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TikTok’s Censorship Issues

TikTok has fast become one of the quickest growing social networks. However, the Chinese platform has recently come under fire following leaked documents revealing censored videos. Sources claim that videos showing people with disabilities, homosexuals or overweight people were hidden from view in a move to “protect vulnerable users.” Thanks to a strange policy, moderators were encouraged to limit the reach of some users, placing them on a ‘special users’ list, with the concern that they would be more vulnerable to bullying and internet trolls.

Website netzpolitik.org obtained documents that highlighted TikTok’s guidelines and spoke with a reliable source. In the documents, ByteDance, the Beijing-based technology company who owns TikTok, details how to deal with bullying with dubious methods of controlling it. In their moderation rules is a section called “Imagery depicting a subject highly vulnerable to cyber bullying” and discusses users who are “susceptible to harassment or cyberbullying based on their physical or mental condition.”

TikTok moderators are encouraged to mark accounts of people who have disabilities as ‘Risk 4’, meaning the video will only be available in the country the user uploaded it, resulting in some accounts only having a reach of around 5.5 million people — depending on their country’s user numbers — rather than their global audience, which is nearer to one billion people.

There were further restrictions for accounts where the owners were deemed extremely vulnerable. If the videos exceeded 6,000 to 10,000 views they were automatically tagged as “Auto R,” meaning if they exceeded these numbers they would automatically be placed in the ‘not recommended’ category.

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This means the algorithms will not allow the video to appear in the For You Feed that is shown when you first open the app.

Although many users may not acknowledge their disability, TikTok’s guidelines state that moderators need to look for “autism,” “Down syndrome,” and “facial disfigurements.” If a moderator deems that someone in the video has these characteristics the video is restricted. Each moderator has around 30 seconds to make these decisions.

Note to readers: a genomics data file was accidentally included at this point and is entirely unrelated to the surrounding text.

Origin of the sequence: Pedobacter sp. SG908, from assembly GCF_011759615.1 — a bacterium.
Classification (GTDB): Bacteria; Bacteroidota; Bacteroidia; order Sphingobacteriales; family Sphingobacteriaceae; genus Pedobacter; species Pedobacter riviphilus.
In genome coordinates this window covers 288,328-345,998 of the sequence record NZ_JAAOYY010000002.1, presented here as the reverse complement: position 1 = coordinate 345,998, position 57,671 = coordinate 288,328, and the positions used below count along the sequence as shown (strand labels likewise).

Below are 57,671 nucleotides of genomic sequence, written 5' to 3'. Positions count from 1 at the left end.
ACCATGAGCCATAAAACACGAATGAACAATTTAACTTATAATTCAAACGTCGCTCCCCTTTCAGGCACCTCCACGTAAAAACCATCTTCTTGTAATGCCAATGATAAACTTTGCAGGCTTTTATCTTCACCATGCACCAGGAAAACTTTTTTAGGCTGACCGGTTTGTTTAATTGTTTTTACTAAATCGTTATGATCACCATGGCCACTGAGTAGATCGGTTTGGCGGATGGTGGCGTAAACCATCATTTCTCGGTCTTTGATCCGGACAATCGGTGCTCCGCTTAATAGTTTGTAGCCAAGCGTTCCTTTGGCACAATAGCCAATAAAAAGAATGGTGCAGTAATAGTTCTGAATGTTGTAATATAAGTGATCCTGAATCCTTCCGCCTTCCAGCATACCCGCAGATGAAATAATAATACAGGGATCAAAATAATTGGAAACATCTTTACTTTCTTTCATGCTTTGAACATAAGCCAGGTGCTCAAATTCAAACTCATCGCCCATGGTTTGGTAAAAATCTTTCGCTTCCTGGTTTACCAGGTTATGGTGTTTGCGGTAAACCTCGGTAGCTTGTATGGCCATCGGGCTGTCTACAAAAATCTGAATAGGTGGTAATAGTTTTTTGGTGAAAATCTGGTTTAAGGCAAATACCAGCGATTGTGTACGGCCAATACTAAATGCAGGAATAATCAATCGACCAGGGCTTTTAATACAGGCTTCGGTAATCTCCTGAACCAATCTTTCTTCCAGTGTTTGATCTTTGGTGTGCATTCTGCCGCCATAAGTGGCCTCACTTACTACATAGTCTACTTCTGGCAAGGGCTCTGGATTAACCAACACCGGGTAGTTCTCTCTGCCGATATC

Many are asking how someone can acknowledge somebody has any of the disorders within such a short time and the moderators appear to be as confused as everyone else. It seems that even with worldwide debates looking at the visibility of disabled people in the media, while many are asking for a barrier-free internet and open visibility, TikTok is going out of its way to block such users.

AbilityWatch’s Constantin Grosch thinks the policy is “overriding and exclusionary,” saying:

“The regulation listed here transforms this behavior into new digital platforms in which the visibility of disabled people is deliberately reduced out of misunderstood and unnecessary care.”

A growing online bullying issue is ghosting — a practice of deliberately and suddenly stopping all communication with another to end a relationship with them — which makes the TikTok policy even more shocking. Rather than tackling online bullying, including ghosting and internet trolls, it appears TikTok would rather restrict the victims.

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One source familiar with the moderating rules reported that staff repeatedly pointed out the problems of this policy and asked for a more sensitive and meaningful one. In November, The Washington Post had already reported on clashes between America’s employees and the rule makers in China, with many U.S. employees unhappy they had to restrict further videos including heated debates, heavy kissing, and political discussions.

While TikTok states that the U.S. operation is not required to carry out censorship, employees have stated that the final decisions on videos being restricted are made in Beijing. The potential influence Beijing could have in America has seen the Committee on Foreign Investment investigate the deals that ByteDance has had, especially in relation to Musical.ly, with many legal experts asking U.S. officials to investigate “a potential counterintelligence threat we cannot ignore.”

Vanessa Pappas, TikTok’s General Manager in America commented:

“TikTok has grown quickly, much like Facebook, Instagram, Twitter and Snapchat grew during their early years. And like those platforms, growth has posed challenges in terms of making sure our policies and practices keep up.”

One of the main concerns with TikTok is its lack of transparency on policies with no details being released about moderating decisions until recently. However, recent pressures have encouraged them to distance themselves from accusations that the app’s content is moderated by the Chinese government — something the Hong Kong protestors have claimed after some of their videos were censored.

ByteDance purchased Musical.ly in 2017 and promptly incorporated it into their own TikTok company, resulting in many young Americans uploading stunts, dances and stories in the millions, enabling TikTok to increase in value to around $75 billion, more than Snapchat and Uber combined. ByteDance is owned by one of China’s richest businessmen, Zhang Yimin.

There are now a reported one billion users worldwide meaning TikTok is the fastest growing social media platform in history. But will their censorship issues be their downfall?